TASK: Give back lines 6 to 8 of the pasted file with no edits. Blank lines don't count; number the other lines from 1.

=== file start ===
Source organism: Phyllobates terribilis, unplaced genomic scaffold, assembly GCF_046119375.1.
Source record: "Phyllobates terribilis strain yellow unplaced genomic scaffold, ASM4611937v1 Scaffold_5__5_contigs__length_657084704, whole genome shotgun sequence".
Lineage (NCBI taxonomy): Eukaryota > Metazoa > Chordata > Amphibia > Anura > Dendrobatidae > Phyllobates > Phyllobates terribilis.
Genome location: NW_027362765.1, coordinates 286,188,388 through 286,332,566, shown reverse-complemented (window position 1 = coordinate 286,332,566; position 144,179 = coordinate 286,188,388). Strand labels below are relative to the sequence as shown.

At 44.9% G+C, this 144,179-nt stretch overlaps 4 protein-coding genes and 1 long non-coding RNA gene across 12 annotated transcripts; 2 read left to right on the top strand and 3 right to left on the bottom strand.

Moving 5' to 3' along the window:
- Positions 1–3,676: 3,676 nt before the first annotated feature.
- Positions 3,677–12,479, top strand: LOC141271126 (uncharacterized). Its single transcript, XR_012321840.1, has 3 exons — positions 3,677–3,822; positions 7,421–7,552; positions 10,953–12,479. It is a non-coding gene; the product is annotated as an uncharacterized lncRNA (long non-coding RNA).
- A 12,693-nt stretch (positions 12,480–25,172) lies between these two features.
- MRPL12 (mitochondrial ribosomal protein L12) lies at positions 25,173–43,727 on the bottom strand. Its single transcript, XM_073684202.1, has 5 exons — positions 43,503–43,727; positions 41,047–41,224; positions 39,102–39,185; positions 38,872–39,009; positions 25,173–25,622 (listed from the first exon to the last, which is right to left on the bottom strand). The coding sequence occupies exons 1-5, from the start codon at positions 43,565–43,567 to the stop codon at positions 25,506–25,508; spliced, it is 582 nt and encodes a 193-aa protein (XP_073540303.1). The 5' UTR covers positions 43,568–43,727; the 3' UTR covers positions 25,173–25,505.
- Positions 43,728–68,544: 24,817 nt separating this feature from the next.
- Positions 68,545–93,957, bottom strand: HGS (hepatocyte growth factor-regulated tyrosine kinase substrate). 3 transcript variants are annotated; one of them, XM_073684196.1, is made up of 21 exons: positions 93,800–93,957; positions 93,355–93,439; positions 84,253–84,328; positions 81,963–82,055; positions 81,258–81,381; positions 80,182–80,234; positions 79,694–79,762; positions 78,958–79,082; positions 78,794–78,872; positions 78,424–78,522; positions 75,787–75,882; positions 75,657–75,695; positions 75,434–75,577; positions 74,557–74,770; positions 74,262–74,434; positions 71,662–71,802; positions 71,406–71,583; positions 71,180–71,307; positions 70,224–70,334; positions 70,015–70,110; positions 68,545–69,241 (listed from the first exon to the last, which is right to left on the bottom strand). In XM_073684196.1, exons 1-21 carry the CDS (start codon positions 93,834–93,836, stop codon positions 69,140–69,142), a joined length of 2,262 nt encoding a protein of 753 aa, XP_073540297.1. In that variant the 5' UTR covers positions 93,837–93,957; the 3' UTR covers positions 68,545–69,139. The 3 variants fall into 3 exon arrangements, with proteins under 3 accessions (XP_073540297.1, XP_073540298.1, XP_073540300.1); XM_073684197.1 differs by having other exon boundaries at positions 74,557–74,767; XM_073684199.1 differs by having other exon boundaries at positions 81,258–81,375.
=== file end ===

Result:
Moving 5' to 3' along the window:
- Positions 1–3,676: 3,676 nt before the first annotated feature.
- Positions 3,677–12,479, top strand: LOC141271126 (uncharacterized). Its single transcript, XR_012321840.1, has 3 exons — positions 3,677–3,822; positions 7,421–7,552; positions 10,953–12,479. It is a non-coding gene; the product is annotated as an uncharacterized lncRNA (long non-coding RNA).